The running shoes have resided in my gym bag for the last nine months, and I use them exclusively indoors in the gym. So they’re “sorted”.

The problem I was facing was that among my seven other pairs of shoes I would frequently get confused on which one to wear. I would have to evaluate the fit with the occasion, how much I would have to stand (I need really soft-bottom shoes if I’ve to stand for a significant period of time), what trousers I was wearing and all such. It became nerve-wracking. Also, our shoe box, which was initially designed for two people and now serves three, placed its own constraints.

So as I somehow cut through the decision fatigue and managed to wear some shoes while stepping out of home, I noticed that a large proportion of the time (maybe 90%) I was wearing only three pairs of shoes. The other shoes were/are still good and I wouldn’t want to give them away, but I found that three shoes would serve the purpose on most occasions.

This is like in principal component analysis, where a small number of “components” (linear combination of variables) predict most of the variance in all the variables put together. In some analysis, you simply use these components rather than all the variables – that rather simplifies the analysis and makes it more tractable.

Since three pairs of shoes would serve me on 90% of the occasions, I decided it was time to take drastic action. I ordered a set of shoe bags from Amazon, and packed up four pairs of shoes and put them in my wardrobe inside. If I really need one of those four, it means I can put the effort at that point in time to go get that from inside. If not, it is rather easy to decide among the three outside on which one to wear (they’re rather dissimilar from each other).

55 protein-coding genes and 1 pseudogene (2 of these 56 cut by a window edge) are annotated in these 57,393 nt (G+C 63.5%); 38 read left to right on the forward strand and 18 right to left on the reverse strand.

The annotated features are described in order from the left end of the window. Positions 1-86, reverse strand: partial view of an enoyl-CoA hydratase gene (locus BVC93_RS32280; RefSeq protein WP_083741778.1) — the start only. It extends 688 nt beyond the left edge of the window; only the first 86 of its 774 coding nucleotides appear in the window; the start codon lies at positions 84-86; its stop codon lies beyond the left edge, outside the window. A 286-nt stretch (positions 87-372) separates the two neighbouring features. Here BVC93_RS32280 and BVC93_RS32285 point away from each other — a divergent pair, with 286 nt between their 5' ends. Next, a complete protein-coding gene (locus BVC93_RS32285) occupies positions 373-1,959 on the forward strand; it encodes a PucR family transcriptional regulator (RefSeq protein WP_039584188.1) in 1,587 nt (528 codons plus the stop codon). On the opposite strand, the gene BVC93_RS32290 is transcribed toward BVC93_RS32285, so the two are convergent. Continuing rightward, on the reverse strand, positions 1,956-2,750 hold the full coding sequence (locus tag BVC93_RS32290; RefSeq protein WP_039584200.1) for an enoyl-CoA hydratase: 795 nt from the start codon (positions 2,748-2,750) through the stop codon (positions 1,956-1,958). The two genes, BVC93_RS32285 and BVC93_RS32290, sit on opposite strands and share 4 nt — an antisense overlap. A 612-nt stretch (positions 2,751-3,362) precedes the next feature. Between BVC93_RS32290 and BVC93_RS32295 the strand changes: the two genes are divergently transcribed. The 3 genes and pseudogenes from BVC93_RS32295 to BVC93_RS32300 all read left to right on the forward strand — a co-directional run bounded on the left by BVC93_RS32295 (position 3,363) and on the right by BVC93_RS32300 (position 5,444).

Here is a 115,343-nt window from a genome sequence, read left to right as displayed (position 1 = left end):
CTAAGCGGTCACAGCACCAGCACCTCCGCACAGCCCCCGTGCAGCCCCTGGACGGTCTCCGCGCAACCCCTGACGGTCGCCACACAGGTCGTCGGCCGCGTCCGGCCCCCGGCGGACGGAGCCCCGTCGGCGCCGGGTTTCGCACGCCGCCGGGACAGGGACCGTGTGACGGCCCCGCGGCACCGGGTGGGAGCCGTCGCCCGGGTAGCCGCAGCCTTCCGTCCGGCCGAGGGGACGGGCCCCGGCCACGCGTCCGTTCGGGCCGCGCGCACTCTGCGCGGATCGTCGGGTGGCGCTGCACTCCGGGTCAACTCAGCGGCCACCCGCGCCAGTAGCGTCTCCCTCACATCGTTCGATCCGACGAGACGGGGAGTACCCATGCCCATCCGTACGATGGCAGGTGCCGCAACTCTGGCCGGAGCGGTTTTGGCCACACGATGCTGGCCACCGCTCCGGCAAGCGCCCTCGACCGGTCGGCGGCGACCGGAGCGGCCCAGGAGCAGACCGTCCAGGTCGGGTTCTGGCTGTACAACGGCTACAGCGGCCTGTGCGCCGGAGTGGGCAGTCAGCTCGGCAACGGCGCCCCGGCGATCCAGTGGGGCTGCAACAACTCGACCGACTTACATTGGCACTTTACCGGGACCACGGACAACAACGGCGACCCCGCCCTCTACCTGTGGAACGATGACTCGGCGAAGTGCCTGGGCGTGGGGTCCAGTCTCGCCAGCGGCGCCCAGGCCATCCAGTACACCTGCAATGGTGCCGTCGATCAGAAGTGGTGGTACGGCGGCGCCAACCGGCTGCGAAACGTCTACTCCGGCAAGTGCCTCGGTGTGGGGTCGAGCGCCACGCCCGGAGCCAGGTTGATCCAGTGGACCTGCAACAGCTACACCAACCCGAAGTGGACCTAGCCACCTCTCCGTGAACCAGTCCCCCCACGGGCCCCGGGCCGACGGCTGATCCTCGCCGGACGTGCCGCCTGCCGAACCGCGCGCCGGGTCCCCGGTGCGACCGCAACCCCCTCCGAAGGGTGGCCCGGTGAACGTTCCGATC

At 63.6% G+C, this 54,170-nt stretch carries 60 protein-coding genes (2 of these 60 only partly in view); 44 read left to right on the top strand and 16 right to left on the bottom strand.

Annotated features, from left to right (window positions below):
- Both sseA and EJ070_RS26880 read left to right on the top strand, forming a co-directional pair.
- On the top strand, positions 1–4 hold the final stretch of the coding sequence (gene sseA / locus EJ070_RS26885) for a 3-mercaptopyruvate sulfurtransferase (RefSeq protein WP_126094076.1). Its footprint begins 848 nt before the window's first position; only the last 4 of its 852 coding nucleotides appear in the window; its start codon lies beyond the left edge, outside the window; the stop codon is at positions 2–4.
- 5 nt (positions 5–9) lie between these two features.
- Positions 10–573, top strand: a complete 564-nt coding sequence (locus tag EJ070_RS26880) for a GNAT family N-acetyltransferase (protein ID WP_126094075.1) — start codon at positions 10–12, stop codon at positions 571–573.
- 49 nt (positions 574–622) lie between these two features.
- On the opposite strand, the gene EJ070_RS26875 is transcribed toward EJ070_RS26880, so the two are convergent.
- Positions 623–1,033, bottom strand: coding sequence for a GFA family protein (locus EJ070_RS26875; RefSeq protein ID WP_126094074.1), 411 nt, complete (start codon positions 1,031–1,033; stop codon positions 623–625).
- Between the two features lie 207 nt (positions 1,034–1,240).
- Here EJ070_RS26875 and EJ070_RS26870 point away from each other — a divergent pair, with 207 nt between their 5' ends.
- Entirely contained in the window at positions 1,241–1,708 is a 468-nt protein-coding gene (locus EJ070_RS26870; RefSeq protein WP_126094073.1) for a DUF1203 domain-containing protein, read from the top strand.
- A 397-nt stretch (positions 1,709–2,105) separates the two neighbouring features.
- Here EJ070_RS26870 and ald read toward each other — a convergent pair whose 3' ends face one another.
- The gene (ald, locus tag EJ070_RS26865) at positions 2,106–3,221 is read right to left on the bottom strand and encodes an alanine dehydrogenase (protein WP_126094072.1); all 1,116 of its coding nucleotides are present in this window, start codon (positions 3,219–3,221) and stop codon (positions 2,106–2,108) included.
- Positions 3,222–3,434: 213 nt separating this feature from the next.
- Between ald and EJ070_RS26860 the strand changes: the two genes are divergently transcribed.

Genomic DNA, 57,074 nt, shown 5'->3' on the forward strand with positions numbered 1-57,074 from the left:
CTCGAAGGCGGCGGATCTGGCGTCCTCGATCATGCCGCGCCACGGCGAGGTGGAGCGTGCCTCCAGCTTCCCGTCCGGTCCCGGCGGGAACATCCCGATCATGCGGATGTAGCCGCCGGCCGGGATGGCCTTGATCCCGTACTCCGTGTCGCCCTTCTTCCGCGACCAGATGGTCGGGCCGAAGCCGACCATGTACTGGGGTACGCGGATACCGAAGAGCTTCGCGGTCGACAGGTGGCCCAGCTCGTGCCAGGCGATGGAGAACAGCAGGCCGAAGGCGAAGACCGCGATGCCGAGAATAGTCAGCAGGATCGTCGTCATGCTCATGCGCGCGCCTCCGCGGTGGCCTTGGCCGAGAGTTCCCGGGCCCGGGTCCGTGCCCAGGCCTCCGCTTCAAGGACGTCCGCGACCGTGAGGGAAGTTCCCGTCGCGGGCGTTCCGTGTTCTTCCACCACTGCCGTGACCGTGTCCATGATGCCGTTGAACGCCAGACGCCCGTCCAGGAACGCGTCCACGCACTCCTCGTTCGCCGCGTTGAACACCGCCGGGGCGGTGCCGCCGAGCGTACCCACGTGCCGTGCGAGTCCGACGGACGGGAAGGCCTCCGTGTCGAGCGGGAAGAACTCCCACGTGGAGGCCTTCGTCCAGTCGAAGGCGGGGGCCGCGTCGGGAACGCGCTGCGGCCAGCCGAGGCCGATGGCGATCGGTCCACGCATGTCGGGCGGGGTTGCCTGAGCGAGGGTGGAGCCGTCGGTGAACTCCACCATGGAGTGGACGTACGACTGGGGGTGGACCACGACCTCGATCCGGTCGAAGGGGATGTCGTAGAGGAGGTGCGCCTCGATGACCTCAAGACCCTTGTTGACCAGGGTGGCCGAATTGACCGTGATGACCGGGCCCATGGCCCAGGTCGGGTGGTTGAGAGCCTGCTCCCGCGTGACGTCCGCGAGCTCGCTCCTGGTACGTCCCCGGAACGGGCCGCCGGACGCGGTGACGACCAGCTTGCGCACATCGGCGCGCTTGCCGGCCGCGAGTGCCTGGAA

I no longer face much of a decision when I’m stepping out on what shoes to wear. The shoe box has also become comfortable (thankfully the wife and daughter haven’t encroached on my space there even though I use far less space than before). Maybe sometime if I get really bored of these shoes outside, I might swap some of them with the shoes inside. But shoe life is much more peaceful now.

However, I remain crazy in some ways. I still continue to shop for shoes despite owning a lifetime high number of pairs of them. That stems from the belief that it’s best to shop for something when you don’t really need it. I’ll elaborate more on that another day.

Meanwhile I’m planning to extend this “PCA” method for other objects in the house. I’m thinking I’ll start with the daughter’s toys.

Wish me luck.

Distribution of political values

Through Baal on Twitter I found this “Political Compass” survey. I took it, and it said this is my “political compass”.

Now, I’m not happy with the result. I mean, I’m okay with the average value where the red dot has been put for me, and I think that represents my political leanings rather well. However, what I’m unhappy about is that my political views have been all reduced to one single average point.

I’m pretty sure that based on all the answers I gave in the survey, my political leaning across both the two directions follows a distribution, and the red dot here is only the average (mean, I guess, but could also be median) value of that distribution.

However, there are many ways in which people can have a political view that lands right on my dot – some people might have a consistent but mild political view in favour of or against a particular position. Others might have pretty extreme views – for example, some of my answers might lead you to believe that I’m an extreme right winger, and others might make me look like a Marxist (I believe I have a pretty high variance on both axes around my average value).